Cannes Film Festival Grand Prix winner Compartment No 6 gets a showing at Manchester Film Festival. A snowy journey with real warmth.
“To escape, you need to firmly know not where you are running, but from where.”
This quotation occurs at the very beginning of Finnish director Juho Kuosmanen’s latest feature Compartment No 6, and nicely sets up this voyage of self-discovery for a Finnish archaeology student living in Russia. Laura (Seidi Haarla) is about to leave her professor and girlfriend Irina (Dinara Drukarova) to embark upon a mammoth train journey north across Russia to visit famous petroglyphs in Murmansk. Irina, who was supposed to travel with her, has cried off, citing “work stuff”.
To Laura’s dismay and annoyance, she has to share her compartment with Ljoha (Yuriy Borisov), a shaven-headed, hard-drinking Russian on his way to a mining job in Murmansk. A phone call to Irina doesn’t help to soothe her spirits much, and so Laura resolves to continue the journey as planned.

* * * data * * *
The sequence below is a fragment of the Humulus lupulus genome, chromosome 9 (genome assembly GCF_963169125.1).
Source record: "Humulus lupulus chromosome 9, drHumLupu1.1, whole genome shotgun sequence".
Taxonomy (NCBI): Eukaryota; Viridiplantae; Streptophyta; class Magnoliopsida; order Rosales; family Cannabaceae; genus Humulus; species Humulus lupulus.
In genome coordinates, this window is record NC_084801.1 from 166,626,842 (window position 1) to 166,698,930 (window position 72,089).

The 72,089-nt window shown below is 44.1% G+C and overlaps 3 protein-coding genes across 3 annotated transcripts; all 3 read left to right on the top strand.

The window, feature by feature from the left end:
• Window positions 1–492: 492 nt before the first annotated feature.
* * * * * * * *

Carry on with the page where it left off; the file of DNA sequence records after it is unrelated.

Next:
Laura and Ljoha’s getting to know each other is a bumpy journey – much like the train trip – but is the catalyst for Laura to re-evaluate what’s important to her. Along the way, she has various encounters, both alone and with Ljoha, with fellow travellers, random strangers, and small unexpected acts of kindness.
But Compartment No 6 is not some wistful, soul-searching coming-of-age journey – instead, it’s full of rich characters, the wise words of a babushka, and a developing yet strange friendship with her compartment companion who turns out to be not all that he immediately seems.
By the end of the film, Laura and Ljoha have forged an unexpected connection which does not end as you think it might. Filmed predominantly on a moving train which provides authenticity and at times a deliberately claustrophobic feel, Compartment No 6 is feel-good without the saccharine.